|Genre Categories||; ;; ; ;|
|Work Title||After Alcyon's Dream|
|I-Catalogue NumberI-Cat. No.||IJW 3|
|Year/Date of CompositionY/D of Comp.||2003|
|Average DurationAvg. Duration||9 minutes|
|Composer Time PeriodComp. Period||Modern|
|Piece Style||Early 20th century|
|Instrumentation||clarinet, viola, piano|
Ovid first recorded the myth of Ceyx and Alcyone: While Ceyx, was away at sea, Alcyone, his young wife, had a nightmare-premonition of his death. From that night on, she slept on shore hoping for Ceyx’s return. One night, his body washed up beside her. Alcyone’s grief was so great and her desire to be with Ceyx so intense, that she threw herself into the sea to join him.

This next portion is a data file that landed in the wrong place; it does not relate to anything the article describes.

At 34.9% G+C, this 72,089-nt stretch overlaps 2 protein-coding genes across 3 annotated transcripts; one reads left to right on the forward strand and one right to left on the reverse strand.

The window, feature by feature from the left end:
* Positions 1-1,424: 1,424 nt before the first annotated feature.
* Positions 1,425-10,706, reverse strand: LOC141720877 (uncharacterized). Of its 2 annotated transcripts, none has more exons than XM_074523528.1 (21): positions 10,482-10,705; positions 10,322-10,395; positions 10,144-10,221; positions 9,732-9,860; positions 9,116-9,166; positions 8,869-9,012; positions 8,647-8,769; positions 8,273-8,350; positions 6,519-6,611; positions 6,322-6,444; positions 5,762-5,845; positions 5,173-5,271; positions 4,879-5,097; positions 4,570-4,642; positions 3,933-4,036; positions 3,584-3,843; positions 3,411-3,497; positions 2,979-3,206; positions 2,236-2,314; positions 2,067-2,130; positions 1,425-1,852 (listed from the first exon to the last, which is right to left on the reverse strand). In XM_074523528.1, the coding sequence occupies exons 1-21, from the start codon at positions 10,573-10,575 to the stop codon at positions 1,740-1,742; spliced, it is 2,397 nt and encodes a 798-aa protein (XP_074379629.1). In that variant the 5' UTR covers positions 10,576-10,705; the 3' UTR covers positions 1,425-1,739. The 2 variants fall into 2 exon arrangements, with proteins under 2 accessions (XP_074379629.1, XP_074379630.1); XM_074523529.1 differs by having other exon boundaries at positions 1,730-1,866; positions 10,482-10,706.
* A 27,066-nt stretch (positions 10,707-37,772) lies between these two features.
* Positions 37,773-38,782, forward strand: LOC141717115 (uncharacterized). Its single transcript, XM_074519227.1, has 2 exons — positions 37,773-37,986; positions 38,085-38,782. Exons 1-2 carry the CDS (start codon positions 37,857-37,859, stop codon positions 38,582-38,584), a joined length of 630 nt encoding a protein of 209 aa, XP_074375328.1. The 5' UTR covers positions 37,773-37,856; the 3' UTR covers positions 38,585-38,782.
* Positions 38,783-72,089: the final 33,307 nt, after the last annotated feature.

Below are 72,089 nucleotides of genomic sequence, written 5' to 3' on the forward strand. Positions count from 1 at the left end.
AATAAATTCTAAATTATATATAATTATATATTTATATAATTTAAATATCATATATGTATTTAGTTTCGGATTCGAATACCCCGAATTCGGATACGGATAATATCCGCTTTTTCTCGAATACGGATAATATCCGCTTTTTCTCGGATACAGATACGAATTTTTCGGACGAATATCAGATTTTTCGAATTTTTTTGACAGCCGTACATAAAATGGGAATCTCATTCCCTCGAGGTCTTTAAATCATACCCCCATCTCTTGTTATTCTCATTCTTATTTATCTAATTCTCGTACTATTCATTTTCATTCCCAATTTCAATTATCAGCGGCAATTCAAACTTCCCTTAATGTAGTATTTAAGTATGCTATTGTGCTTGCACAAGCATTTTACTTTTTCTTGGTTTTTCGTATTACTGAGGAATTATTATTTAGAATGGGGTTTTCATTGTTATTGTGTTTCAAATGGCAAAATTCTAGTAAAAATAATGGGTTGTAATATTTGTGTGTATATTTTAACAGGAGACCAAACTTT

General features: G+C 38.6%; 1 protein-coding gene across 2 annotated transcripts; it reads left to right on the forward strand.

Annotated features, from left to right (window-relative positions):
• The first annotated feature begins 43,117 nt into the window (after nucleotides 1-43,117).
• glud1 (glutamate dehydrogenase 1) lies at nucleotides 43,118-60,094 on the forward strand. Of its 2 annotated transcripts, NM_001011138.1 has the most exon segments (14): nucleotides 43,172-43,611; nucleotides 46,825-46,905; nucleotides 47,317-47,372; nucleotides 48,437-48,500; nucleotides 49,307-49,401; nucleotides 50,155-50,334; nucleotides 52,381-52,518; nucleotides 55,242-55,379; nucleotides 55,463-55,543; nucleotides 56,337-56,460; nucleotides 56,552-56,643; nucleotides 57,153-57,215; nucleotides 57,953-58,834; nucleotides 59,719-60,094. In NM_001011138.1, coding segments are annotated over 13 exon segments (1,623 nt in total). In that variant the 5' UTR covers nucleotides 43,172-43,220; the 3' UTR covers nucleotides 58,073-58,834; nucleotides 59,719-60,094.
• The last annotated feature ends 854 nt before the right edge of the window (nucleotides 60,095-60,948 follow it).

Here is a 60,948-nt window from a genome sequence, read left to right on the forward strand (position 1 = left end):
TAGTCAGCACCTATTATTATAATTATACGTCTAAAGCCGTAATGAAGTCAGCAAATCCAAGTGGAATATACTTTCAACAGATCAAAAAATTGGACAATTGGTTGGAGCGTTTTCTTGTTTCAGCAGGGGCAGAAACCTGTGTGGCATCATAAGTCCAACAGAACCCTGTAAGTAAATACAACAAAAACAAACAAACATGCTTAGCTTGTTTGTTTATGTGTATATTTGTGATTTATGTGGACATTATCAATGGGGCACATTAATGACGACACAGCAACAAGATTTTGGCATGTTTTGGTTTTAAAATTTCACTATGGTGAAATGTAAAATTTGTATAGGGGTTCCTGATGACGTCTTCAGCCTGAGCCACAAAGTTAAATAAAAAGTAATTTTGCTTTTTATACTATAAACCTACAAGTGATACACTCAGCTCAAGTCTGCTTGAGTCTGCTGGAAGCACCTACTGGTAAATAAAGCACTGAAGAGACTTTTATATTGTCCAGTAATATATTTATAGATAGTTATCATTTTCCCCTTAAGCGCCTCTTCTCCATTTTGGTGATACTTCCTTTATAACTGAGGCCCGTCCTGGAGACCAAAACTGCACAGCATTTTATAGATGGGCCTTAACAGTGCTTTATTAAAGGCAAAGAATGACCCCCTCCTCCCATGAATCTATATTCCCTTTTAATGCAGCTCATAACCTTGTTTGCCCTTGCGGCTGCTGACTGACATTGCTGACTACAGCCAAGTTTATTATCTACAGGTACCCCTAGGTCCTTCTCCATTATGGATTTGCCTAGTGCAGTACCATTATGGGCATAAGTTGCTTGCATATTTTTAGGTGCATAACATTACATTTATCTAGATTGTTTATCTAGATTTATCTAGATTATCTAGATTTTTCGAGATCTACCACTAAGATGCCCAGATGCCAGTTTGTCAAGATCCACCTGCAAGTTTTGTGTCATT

Out of compassion, the gods transformed Alcyone and Ceyx into a pair of kingfishers so that they could be together again forever, flying just above the water. Alcyone’s father - Aeolus or Neptune - decreed that, to protect the couple’s annual nest, the winds were forbidden to blow for a week around the winter solstice. And so the brooding time of the kingfisher is a time of calm seas called the "Halcyon Days," an expression which has come more generally to mean a peaceful time.
Although some years a winter respite does not come, and kingfishers do not really nest right on water; the story of Ceyx and Alcyone is a myth with a truth of its own. Joelle Wallach’s trio After Alcyon’s Dream takes us into that private mythological realm where serene communion arrives as balm for nightmarish loss.